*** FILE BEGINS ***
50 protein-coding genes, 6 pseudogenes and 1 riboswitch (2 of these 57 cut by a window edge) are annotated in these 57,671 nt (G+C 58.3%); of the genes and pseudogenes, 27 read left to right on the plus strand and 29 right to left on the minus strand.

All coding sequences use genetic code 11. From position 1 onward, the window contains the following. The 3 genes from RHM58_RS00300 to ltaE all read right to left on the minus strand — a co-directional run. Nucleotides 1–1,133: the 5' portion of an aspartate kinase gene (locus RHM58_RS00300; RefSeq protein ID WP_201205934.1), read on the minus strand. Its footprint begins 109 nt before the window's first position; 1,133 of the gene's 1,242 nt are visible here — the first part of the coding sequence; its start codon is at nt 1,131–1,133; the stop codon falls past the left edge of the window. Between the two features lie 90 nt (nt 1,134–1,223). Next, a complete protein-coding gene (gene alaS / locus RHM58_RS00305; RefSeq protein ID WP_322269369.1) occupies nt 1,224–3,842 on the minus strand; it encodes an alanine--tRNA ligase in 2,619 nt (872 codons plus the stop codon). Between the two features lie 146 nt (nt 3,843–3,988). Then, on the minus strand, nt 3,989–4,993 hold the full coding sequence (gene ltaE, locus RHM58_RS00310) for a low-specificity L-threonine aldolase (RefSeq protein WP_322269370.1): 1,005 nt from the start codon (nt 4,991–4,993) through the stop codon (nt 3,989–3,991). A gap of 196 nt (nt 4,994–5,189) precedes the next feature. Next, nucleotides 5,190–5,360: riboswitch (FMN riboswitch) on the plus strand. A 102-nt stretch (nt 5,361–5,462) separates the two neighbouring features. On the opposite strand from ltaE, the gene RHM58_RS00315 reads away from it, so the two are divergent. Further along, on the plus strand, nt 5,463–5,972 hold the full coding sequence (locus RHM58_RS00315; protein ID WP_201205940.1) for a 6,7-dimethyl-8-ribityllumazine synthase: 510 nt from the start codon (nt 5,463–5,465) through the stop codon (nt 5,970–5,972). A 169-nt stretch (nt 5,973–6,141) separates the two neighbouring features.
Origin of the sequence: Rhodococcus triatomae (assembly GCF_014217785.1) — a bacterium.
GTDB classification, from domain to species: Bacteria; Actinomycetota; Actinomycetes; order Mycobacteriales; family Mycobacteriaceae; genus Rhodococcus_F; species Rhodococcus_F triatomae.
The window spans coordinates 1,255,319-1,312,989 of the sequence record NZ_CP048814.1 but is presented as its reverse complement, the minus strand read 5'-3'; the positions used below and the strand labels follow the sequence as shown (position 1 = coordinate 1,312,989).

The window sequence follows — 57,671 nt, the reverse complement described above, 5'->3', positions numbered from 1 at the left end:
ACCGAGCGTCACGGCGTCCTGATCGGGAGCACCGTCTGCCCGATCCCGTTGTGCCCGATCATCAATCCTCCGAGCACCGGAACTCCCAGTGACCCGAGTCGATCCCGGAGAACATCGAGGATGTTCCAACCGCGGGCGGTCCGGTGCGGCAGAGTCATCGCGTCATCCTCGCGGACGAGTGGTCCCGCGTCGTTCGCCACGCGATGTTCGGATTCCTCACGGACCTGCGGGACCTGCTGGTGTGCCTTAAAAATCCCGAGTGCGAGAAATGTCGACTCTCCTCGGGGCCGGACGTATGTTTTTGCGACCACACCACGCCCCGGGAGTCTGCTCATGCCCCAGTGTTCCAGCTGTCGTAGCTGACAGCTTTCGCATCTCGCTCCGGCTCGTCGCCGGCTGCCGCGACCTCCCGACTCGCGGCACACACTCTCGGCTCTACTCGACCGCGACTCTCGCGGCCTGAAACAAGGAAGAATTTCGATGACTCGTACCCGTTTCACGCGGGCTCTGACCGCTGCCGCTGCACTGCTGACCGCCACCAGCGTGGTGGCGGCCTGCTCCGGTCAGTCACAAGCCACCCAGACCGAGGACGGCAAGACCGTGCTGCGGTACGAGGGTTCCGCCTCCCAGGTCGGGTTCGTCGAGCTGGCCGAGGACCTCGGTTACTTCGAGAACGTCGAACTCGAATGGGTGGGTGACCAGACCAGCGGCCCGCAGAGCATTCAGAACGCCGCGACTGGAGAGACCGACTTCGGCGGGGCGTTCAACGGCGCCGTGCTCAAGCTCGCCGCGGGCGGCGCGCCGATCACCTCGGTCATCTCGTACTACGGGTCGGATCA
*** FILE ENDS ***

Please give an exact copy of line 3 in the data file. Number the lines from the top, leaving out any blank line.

Origin of the sequence: Rhodococcus triatomae (assembly GCF_014217785.1) — a bacterium.